Ok now it's clear I have a great camera...
Posted 05 October 2006 - 10:36 AM
My lens is the 20x one, surely that's better than the 16x one? It's one of Canons luxury range, so surely that is a good start up lens for now. Nothing against the 20x lens but is their a budget lens you can get that allows images that look a little more cinematic?
If anyone has any tips or suggestions what I should go for in a lens considering I'm looking for that film look ... I would be very grateful : )
Also I am looking for a really nice wide angle lens, one that can do 35 mm. On a budget! I've seen some on Ebay but i'm just worried that they are low in price for a reason.
Also if anyone has any tips or experience on getting nice images in low light or night that would be really helpful. I've seen the other thread but all I'm really worried about is getting any grain to go from the image. My camera is being used by a friend on a project at the moment while I'm here editing. I have committed to this film project but I don't have my camera near me to start testing things out and the settings for this in mind properly.
Just from my memory night or low light images looked very grainy. What I really want is the dark and black areas to not have that grain but just nice rich blackness. Will adjusting the gain solve this?
What I want is for myself and the lighting guy to worry about the lighting of things and just leave the XL2 to worry about getting a none dull or grainy looking image. So all I really want to know is when I get my camera back and play with the settings can I get rich blacks and shadows, and dimly lit atmospheric shots. Or will my XL2 and Lens mean I am always going to get a certain amount of graininess?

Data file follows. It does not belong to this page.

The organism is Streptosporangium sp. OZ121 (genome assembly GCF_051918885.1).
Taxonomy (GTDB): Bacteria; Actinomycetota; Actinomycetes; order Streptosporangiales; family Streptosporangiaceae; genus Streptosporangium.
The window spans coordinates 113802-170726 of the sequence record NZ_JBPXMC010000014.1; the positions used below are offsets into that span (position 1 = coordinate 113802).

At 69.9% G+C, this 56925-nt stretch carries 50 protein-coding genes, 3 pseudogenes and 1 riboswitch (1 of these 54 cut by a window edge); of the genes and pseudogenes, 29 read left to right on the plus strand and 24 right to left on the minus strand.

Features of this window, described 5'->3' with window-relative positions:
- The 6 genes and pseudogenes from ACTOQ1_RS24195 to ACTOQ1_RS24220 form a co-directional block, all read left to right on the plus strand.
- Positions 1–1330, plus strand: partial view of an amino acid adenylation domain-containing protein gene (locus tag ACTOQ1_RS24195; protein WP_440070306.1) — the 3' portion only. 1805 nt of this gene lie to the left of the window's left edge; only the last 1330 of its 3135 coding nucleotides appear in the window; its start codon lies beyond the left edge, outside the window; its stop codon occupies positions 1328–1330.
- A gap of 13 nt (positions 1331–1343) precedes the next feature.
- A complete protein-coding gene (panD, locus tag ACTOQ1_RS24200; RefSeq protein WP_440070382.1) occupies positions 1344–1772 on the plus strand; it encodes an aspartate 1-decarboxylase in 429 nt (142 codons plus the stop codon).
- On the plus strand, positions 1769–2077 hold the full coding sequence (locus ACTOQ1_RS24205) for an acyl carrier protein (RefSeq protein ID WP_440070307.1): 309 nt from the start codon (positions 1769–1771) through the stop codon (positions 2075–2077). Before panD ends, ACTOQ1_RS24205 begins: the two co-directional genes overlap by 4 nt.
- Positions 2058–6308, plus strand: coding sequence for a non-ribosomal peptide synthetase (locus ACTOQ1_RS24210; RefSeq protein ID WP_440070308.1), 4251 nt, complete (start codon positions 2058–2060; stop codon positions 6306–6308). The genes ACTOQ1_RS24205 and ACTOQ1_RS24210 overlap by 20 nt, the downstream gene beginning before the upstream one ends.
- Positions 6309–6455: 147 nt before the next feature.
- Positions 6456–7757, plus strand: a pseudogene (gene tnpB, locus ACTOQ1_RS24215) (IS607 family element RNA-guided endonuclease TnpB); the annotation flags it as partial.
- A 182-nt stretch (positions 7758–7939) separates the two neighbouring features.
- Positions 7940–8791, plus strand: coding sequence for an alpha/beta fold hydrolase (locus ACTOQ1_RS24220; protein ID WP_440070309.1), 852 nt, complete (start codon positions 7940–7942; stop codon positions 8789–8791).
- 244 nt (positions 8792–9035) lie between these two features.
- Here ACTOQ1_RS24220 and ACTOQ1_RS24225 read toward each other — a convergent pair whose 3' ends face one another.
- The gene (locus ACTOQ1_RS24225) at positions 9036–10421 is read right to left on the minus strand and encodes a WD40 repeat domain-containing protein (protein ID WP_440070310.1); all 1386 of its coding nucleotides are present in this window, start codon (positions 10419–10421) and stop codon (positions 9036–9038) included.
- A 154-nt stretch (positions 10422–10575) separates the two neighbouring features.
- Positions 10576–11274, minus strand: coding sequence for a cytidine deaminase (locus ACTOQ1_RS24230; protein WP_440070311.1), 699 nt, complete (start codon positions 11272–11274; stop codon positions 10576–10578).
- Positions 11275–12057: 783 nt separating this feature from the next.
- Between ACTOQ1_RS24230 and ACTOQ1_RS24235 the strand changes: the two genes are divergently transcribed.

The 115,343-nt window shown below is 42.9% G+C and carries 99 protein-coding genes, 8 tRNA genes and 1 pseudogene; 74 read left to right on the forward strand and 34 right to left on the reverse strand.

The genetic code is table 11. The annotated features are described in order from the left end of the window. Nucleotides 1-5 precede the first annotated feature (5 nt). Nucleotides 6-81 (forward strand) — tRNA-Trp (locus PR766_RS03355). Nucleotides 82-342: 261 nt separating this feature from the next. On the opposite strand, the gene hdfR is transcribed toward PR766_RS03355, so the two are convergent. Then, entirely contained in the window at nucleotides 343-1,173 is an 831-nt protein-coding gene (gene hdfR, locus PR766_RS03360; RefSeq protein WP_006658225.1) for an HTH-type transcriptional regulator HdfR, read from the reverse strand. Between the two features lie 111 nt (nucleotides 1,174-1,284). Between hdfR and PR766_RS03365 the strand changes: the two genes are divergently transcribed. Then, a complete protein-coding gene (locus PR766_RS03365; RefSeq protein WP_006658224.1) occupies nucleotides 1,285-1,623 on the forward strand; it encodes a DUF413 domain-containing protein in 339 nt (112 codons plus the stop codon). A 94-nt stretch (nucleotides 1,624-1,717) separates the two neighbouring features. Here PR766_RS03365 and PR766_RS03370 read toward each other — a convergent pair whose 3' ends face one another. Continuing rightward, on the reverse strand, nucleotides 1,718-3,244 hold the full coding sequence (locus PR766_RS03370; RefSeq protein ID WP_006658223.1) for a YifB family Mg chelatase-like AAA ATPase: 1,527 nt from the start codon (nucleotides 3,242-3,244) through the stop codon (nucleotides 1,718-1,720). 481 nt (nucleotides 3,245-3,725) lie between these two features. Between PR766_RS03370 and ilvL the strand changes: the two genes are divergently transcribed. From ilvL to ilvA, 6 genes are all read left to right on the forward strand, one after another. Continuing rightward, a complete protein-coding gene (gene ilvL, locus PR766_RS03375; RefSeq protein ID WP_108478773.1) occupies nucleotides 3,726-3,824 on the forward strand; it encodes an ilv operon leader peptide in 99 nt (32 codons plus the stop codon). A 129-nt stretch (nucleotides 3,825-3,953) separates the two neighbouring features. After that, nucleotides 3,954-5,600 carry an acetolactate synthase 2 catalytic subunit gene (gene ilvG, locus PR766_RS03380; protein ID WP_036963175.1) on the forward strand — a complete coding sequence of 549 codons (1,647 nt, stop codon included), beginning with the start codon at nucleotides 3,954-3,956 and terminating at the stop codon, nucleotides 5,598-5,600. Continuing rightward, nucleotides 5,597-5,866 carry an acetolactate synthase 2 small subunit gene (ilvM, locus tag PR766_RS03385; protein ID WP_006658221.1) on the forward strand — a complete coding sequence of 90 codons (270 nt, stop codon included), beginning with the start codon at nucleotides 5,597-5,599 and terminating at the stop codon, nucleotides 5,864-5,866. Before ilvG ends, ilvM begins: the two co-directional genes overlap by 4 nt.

Posted 05 October 2006 - 12:45 PM
Gain produces grain, that's just how it is. Instead, see what you can get out of:
Raising the master ped and setup
Putting the blacks to "stretch"
Using a lower shutter speed (1/30 if shooting 30fps, 1/24 if shooting 24p). One thing to be careful of is you'll get more motion blur with these lower shutter speeds, so see if that looks okay to you. It doubles the sensitivity (you gain a stop more light), though.
Coring helps with noise reduction when you use gain. I THINK more coring (slider to the right) = more noise reduction. I might have that backwards though.
Posted 05 October 2006 - 02:57 PM
And Josh thanks for the lighting tips! I'm really not used to dealing with low light situations. I always thinks its best to work around them where possible, so it really helps to have the advice. I'm quite looking forward now to the challenge of DOP on this film.
The lighting issue was daunting but I don't see now why it should be a problem. Or at least the XL2 wont be anything less than any other camera in the same range out their. So it's just up to me now as a camera operator!
Posted 06 October 2006 - 04:02 AM
Posted 06 October 2006 - 01:51 PM
Any sort of tips on keeping low light images cinematic?
The problem I?m still finding is that everything looks very eventy or like any other high picture digital camera, which of course it. And I know I?m not ever going to get a true film look on any camera like but I have seen some very good examples of how at has been achieved really closely. This is most likely a lot to do with lighting. But I?m desperately trying to get away from the event camera look trying do a feature film look, at least as much as I can.
At the moment I?ve just set the camera to Cine and the 25p frame rate and am still experimenting with everything else, doing my best to figure out how to get dramatic rather than fly on the wall pictures.
Posted 07 October 2006 - 07:23 AM
Posted 07 October 2006 - 03:47 PM
The XL2 really is amazing in low light! I cant believe I ever doubted my camera now. I?m just dying to get filming.